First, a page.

+ Reply to Thread
Results 1 to 7 of 7

Thread: Maple candy help

  1. #1
    Join Date
    Mar 2018
    Location
    Upstate ny
    Posts
    14

    Default Maple candy help

    I've tried several times to make maple candy but I'm at a loss. I bring it up to 135-136 degrees and it never hardens. I sell 30-40 gallons of syrup every year with dozens of requests for candy and with a new evaporator I'm hoping for 60 gallons this year hopefully with maple candy on my menu. Please help
    2012 - 12 taps into gallon jugs / 1 gallon syrup
    2013 - 12 taps into gallon jugs / 1 gallon of burnt syrup 🤔
    2014 - 20 taps on buckets / 2.5 gallons of syrup
    2015 - 20 taps on buckets / 3 gallons of syrup
    2016 - 30 taps on buckets / 3.5 gallons of syrup
    2017 - 45 taps on buckets / 6.5 gallons of syrup
    2018 - 70 taps on buckets / discovered mapletrader.com / 40 taps on 3/16 into 300 gallon poly tank / Fuel tank evaporator build / no sleep whatsoever / 22 gallons and counting...

  2. #2
    Join Date
    Nov 2010
    Location
    Barnet, VT
    Posts
    2,530

    Default

    244° You’re cooking it to cream temperature
    William
    950 taps
    3 X 12 Thor pans on a Brian Arch
    CDL 600 expandable

  3. #3
    Join Date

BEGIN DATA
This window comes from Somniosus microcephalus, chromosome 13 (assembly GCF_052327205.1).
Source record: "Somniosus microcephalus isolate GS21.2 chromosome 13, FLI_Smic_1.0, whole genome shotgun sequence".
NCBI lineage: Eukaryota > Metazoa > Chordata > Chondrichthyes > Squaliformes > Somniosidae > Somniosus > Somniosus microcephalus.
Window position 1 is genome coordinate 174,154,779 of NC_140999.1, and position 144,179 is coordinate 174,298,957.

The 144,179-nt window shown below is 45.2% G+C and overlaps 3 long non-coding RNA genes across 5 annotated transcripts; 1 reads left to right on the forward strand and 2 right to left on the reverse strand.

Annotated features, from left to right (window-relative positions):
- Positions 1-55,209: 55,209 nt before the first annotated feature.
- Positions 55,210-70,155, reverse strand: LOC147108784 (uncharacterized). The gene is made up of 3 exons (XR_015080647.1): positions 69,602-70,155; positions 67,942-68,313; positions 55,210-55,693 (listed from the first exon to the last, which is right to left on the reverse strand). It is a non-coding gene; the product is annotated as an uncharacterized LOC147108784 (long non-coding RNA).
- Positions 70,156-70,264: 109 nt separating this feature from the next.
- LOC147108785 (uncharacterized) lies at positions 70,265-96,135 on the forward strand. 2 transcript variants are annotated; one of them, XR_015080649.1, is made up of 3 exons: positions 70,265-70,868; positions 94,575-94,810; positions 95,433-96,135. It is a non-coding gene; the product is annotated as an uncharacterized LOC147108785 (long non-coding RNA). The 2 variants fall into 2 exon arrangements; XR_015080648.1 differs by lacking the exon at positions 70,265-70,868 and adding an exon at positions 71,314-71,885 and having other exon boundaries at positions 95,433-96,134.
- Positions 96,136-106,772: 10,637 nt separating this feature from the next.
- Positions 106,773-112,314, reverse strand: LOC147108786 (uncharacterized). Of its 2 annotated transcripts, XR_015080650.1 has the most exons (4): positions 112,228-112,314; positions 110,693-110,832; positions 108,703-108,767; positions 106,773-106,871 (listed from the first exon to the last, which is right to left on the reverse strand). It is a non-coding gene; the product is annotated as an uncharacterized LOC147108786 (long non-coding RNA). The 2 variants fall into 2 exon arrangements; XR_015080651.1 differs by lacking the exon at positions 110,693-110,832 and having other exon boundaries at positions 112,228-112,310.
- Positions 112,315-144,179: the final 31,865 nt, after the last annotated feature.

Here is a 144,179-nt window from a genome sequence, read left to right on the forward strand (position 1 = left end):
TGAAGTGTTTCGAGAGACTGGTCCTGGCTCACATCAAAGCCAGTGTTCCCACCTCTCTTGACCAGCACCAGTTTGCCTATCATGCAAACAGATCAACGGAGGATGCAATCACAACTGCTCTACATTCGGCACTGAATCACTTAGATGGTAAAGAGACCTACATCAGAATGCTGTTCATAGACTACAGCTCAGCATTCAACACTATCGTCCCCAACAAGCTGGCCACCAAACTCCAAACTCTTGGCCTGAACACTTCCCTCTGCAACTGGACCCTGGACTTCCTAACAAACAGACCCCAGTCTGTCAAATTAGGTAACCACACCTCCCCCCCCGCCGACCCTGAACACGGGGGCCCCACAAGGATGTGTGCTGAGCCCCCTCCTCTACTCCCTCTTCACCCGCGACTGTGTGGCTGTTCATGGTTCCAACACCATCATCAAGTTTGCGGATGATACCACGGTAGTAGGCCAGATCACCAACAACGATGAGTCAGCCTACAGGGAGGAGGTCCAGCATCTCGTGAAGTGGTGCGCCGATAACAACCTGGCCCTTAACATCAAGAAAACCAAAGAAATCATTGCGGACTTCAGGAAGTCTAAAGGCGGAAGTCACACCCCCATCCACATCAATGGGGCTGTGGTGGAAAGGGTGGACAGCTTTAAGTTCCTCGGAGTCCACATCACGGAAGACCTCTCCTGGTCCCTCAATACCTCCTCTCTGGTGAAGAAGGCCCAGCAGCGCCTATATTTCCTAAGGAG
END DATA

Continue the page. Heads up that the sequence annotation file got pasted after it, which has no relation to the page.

Mar 2017
    Location
    Oakville, ON
    Posts
    128

    Default

    I suspect you're not cooking it long enough. When we make it we go by appearance rather than temp. The syrop goes to a heavy roiling foam and is ready when the large bubbles kind of plop when they burst. When the foam starts to darken where it folds under itself. At that point remove from heat and fold back and forth with a wooden paddle until it cools some (about 10 min of stirring). As soon as you see sugar starting to form at edges pour quickly into molds.
    If you cooked it right you will have light, golden brown sugar candies, too much and they will be dark brown and tasting of burnt sugar. Too little and the sugar will be soft or worse, stay as a sticky taffy that is very difficult to clean from the molds!
    2021 - 84 taps, 50L from 2100L
    2020 - 100 taps on buckets, 21L syrup from 2700L so far (FEB 26-Mar 13) and then the pandemic hit! End of our season!
    2019 - 62 taps on buckets, 95L syrop from 3215L sap
    2018 - 62 taps, collecting by hand, 90L syrop from 3200L sap
    2017 - Lapierre Waterloo Small mini pro with 40 taps
    2014 - 2016 40 taps making one or two batches on a 2x6 flat pan over an open arch as it would have been done in 1900

  4. #4
    Join Date
    Dec 2012
    Location
    Middlebury vt
    Posts
    28

    Default

    I go 135f but it all determines your barometric pressure. And that’s cream and candy. You really do need to have a good thermometer for this! Once it hits temp pull it off the heat and let it sit without bumping it untill it hits 180-190f stir it untill turns a whiteish color where the syrup losses it’s glossy look. And then pour into molds. If your not fast enough you can re heat and retry but I think it comes out more crystalish the second time